SINdie: SIFF Review: Singapore Shorts Finalists – Part 1
Keluar Baris by Boo Junfeng
Think about this, isn’t it amazing that people in unequal circumstances can feel the same level of happiness. In the comfort and safety of living in Singapore, we may not feel any happier than a person trapped in poverty in Afghanistan (think The Kite Runner).
Closer to home, when national service was first introduced in Singapore and our fathers marched under the command of the imported Israeli trainers, people took to it with a sense of purpose, perhaps because 1945 was not too far away. Today, when military defense seems more distant in relevance to our lives, national service may slowly become more the personal freedom issue that the film Keluar Baris embodies.
In Keluar Baris, a young man returns after six months of exchange studies in Spain and has only two days before he enlists. Right at the point of arrival, he is already bombarded by the helplessly comic nagging of his Ah Ma (grandmother). In her uncontrollable ranting about the negative effects of alcohol consumption, it is discernible that she was just being herself – a pretty shrewd directorial decision. Having warmed up to the home ground, he began on a little journey of reacquainting himself with people and old feelings. In the car ride home, he cannot hold back his excitement to show his Spain photos to his grandmother. But the film wastes no time in establishing his nemesis, his father. Like a cold blanket, he trivializes his intentions by saying ‘don’t bother’ with showing. And he continues to burst his son’s Spain-sick bubble at home, offering militant reminders of things to prepare for enlistment.
But the young man continues his journey of reacquaintance the following day by visiting a soon-to-be-torn down National Stadium with a friend. The friend has enlisted before and bears a very different view towards serving the nation. Gazing over the weather-beaten stadium galleries, they chat about Spain, discuss Spanish swear words and then gradually return to the topic of national service. His friend recalled the times when he performed at the National Day Parade and cried patriotic tears, a feeling not fully comprehended by Daryl. If you followed the conversations carefully, it is a very complex basket of emotions. Daryl feels a little apprehensive about his impending enlistment and perhaps skeptical about what his friend has shared. At the same time, he has fond memories associated with the stadium. Coupled with knowing that after he enters the army. the stadium will also vanish together with the older chapters of his life, there is possibly a sense of helplessness. Like the older you grow, the more you can’t control things even though by measure of independence and maturity, you would imagine the opposite.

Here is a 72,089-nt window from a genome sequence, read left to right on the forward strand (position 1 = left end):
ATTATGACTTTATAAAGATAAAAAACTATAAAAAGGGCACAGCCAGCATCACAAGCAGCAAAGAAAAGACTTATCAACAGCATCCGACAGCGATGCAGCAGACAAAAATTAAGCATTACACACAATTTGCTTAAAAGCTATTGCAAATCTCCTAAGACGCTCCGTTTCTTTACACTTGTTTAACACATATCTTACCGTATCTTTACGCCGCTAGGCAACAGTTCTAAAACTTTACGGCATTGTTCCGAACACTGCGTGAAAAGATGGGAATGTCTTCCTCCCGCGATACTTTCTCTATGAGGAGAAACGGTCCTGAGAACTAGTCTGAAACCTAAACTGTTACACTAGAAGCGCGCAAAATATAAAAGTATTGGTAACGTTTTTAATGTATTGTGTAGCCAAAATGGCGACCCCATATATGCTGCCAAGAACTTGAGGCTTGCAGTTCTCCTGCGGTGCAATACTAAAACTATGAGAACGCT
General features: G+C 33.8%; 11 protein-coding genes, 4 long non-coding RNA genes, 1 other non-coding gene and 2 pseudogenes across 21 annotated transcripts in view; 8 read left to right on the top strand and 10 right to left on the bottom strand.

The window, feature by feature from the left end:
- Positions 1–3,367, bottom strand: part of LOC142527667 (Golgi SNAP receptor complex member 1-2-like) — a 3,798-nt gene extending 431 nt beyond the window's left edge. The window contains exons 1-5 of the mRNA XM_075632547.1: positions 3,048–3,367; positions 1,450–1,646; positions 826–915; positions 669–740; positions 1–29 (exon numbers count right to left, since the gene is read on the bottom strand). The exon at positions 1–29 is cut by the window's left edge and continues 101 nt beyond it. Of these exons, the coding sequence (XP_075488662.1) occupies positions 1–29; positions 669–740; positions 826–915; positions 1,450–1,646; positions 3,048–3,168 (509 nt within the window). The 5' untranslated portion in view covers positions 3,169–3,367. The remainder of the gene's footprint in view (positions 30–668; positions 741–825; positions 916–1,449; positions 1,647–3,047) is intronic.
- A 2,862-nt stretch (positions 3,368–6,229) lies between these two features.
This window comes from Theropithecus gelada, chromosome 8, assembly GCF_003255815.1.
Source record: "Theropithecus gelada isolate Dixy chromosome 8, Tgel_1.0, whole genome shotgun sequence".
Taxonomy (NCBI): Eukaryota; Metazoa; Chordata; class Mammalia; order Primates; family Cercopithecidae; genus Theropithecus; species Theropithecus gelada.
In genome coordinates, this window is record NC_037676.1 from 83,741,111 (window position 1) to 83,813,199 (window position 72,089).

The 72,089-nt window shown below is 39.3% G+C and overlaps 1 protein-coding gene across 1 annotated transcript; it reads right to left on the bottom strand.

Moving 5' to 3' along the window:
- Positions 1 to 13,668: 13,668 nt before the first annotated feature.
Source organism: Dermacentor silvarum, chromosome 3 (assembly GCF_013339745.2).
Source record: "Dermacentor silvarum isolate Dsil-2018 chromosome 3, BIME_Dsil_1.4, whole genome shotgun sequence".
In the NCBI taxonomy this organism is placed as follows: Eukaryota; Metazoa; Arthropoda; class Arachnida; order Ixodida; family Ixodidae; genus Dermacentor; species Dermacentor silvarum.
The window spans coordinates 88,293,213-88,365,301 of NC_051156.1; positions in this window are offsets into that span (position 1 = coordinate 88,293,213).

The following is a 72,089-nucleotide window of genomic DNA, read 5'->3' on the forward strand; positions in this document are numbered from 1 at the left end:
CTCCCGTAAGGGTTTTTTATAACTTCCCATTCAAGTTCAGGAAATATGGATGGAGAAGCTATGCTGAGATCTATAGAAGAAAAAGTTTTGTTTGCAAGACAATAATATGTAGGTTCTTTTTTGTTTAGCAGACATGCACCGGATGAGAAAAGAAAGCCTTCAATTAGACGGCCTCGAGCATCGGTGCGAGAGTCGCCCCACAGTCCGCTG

A lyrical downpour over the stadium and a contemplative final stroll through the pasar malam offer some crucial screen time to make sense of the intertwined emotions. They build up to a short-lived moment of drama between father and son. The pressure is difficult to bear and son eventually breaks down in his own room. So it seems embarking on a little emotional journey has unleashed more than he could handle. Along the journey, there were many captivating moments. Many of them had a kind of melancholic beauty, like the drizzles on the windscreen, the cascading waters on the stadium steps and the tiny whizzing plane in the distance at the end. The choice of moments reflect a strong directorial vision. However, the film faltered a little in terms of characterisation (or could it be casting?). Most glaring of all, the father seemed to serve a plot role more with his nagging presence. And army issues aside, the relationship between father and son seemed a little shallow.